Dreaming of Being Independent

Feb 28
Alisha Glover, Senior Director
Dungarvin New Jersey
Image: Dreaming to Become Independent

Everyone wants to belong. To be independent. To be part of a community where they know who you are, know your name. To be able to freely come and go, stroll the Avenue, take in the sights and sounds, to reflect in the solitude of your freedom. To be in charge of one’s life, to dictate what you want to do and when is the innate right of an adult, but unfortunately some individuals aren’t as fortunate with what should be inherently theirs.

In New Jersey there are hundreds of individuals in institutions and Developmental Centers with the life dream of being able to be an independent citizen in the community of their choice. Thankfully, due to the Olmstead Act, individuals have a voice. They have the ability to decide where they would like to live and with whom. There is another set of individuals in New Jersey who already live in the community and should also have the right to move through the continuum of care from group home living to least restrictive environments such as an apartment. Due to the thousands of individuals on New Jersey’s waiting list and due to emergency placements, moving stable individuals into new settings has its hindrances and challenges.

At Dungarvin we believe in Respecting and Responding to the Choices of individuals, and we have heard Wayne, who has been a resident in one of our group homes since 2008. Together, Wayne, his mother and Dungarvin persevered. Wayne has always been independent while with Dungarvin. Wayne is “very outdoorsy” as described by one of the staff. He loves “walking, shopping, cooking and always makes sure that the kitchen is clean and the garbage is taken out.” Wayne is responsible. He handles his own medication, and is able to have eight hours of unsupervised time daily. He does his own laundry and banking and accepts assistance with cooking. Wayne is an upstanding citizen in the community in which he lives. Local vendors know him. He comes and goes as he pleases. Wayne states, “I like books so I go to the library often. I collect books and a lot of other things which I put in my room. I try not to have so much stuff but I like it. I think I would like to get married someday. I have a girlfriend who also lives in a group home and I see her as often as possible.” Very proudly, Wayne elaborated, “We’ve been together for a couple of years.” He says, “I enjoy going for walks, going to the movies, going out for coffee, shopping, listening to music, going out to restaurants and occasionally going to bookstores. I have a good sense of humor.”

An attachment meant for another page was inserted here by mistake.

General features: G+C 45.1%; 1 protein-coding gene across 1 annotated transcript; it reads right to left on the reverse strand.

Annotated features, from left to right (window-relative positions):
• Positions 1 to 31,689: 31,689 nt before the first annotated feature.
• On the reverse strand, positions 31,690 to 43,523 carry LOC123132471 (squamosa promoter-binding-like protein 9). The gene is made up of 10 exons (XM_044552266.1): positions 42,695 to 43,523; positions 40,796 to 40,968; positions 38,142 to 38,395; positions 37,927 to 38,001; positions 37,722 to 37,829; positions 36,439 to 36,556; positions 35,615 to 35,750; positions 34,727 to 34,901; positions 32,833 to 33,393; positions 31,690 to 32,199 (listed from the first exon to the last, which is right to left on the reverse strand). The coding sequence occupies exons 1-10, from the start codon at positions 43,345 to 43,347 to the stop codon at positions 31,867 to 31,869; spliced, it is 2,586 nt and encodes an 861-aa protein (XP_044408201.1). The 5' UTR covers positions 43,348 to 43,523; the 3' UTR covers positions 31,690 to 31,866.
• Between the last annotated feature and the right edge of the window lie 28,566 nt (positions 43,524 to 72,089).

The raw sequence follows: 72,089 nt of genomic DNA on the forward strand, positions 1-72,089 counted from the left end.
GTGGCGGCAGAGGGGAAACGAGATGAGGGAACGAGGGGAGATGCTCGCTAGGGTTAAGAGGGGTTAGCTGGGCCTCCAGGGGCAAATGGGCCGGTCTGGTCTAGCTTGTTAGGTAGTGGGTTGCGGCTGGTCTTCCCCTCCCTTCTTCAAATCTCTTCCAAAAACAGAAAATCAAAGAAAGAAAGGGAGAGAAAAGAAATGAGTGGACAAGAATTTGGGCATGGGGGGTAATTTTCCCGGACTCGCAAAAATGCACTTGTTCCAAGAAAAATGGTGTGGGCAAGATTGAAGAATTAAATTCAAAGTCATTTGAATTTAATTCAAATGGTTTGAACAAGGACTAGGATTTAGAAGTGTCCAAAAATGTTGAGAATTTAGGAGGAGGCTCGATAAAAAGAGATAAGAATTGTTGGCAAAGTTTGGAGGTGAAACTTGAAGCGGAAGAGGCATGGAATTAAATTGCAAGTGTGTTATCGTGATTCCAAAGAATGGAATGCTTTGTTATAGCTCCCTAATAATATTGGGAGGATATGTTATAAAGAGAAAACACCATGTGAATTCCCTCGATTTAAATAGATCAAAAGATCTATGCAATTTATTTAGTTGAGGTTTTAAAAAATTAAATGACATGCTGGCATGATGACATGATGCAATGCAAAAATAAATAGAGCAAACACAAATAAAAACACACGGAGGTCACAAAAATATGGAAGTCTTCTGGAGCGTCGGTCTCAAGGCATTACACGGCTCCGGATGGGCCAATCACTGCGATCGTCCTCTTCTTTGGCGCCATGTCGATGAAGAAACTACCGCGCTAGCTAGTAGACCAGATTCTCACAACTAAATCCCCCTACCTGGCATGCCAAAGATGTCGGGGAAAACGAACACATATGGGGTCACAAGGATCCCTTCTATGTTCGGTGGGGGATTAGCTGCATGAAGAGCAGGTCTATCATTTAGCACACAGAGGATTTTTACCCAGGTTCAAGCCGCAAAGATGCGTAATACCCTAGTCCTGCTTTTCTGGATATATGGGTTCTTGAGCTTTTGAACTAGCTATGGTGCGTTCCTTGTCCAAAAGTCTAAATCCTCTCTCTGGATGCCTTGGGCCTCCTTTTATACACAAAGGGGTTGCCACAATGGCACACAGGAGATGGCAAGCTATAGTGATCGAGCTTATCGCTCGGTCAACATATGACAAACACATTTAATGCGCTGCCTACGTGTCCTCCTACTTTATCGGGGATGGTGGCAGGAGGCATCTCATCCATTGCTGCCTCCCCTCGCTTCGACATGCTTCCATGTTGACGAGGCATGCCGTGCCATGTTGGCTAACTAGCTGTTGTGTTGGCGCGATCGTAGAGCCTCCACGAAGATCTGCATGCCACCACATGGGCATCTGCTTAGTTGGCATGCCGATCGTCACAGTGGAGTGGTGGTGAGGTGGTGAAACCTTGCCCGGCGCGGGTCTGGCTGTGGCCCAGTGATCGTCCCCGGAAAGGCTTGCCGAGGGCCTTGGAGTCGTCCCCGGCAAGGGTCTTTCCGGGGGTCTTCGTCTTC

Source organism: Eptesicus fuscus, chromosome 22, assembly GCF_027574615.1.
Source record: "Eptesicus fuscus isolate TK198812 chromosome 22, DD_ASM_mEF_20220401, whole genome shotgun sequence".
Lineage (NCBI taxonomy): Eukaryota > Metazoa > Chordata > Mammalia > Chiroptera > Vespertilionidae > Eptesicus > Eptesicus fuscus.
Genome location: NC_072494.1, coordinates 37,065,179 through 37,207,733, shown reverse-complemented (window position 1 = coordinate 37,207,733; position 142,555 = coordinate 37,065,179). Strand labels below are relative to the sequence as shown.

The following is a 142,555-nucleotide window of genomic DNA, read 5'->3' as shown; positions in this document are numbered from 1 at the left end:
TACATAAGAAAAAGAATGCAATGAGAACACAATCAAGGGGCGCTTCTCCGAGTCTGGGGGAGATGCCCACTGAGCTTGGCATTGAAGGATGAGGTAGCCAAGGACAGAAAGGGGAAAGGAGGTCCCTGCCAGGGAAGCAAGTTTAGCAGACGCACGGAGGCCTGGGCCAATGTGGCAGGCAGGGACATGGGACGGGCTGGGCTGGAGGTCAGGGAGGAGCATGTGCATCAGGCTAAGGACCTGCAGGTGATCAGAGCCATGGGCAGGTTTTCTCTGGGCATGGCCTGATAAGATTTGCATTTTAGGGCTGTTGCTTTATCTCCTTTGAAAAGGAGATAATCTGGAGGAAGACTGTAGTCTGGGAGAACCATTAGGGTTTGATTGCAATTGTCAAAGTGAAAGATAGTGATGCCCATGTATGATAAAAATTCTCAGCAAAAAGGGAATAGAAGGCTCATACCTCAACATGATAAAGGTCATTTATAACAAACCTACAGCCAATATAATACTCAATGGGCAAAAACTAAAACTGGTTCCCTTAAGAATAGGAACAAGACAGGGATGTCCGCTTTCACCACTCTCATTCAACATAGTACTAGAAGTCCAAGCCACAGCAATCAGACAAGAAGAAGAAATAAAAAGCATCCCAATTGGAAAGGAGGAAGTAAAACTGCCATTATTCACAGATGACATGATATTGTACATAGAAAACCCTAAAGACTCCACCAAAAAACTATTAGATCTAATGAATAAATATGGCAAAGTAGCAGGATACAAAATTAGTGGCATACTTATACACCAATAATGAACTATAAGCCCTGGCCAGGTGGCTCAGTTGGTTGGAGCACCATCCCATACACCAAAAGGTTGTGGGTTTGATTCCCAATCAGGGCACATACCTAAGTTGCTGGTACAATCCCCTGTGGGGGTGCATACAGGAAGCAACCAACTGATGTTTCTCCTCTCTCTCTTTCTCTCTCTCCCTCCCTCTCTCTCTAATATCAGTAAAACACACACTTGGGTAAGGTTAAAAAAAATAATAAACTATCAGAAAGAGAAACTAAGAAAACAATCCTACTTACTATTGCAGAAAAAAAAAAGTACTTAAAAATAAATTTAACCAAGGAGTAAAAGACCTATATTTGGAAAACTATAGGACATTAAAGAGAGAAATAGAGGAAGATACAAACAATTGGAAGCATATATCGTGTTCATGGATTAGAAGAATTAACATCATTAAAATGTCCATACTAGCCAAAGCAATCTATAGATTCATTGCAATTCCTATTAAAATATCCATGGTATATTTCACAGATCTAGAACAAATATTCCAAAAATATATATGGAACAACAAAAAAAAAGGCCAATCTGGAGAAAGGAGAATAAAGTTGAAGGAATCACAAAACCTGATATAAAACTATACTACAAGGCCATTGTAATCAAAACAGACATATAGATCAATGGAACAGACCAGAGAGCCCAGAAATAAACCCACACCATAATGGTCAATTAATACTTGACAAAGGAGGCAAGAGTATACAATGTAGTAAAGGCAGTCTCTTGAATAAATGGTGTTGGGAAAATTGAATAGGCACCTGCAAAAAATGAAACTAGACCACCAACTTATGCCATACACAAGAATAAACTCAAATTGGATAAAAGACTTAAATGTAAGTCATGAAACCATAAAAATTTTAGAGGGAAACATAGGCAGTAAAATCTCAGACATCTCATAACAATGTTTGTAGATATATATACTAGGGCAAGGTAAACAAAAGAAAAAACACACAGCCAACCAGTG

He works at a local Behavioral Health facility where he stacks boxes into larger cardboard boxes. He loves to work and is proud of his accomplishments. Wayne also volunteers at a local Animal Shelter on weekends. Wayne strives to be productive and occupies his time with activity that is meaningful to him and helpful to others.

Wayne was one of the recipients of the STAR award which recognizes individual achievements for individuals with intellectual and developmental disabilities.

Wayne has been living the life that he wants to live but always had one dream that has not come to fruition- until now. In a recent meeting, Wayne stated, “I hope to live in my own apartment one day.” Wayne has always wanted his own apartment. Wayne has been advocating for himself to move from living in a group home with three other men, into an apartment where he lives alone but with staff support. Wayne stated that he’s “been doing all of my daily chores, and doing everything I need to do to move.” Wayne’s mother has been his long-time advocate as well. She has been his voice until he was able to have his own voice. Well, we heard you Wayne! Wayne will be moving into a beautiful one- bedroom apartment where he will be able to continue going for walks and enjoying the freedom that is rightfully his! Way to go Wayne. YOU did it, WE heard you!

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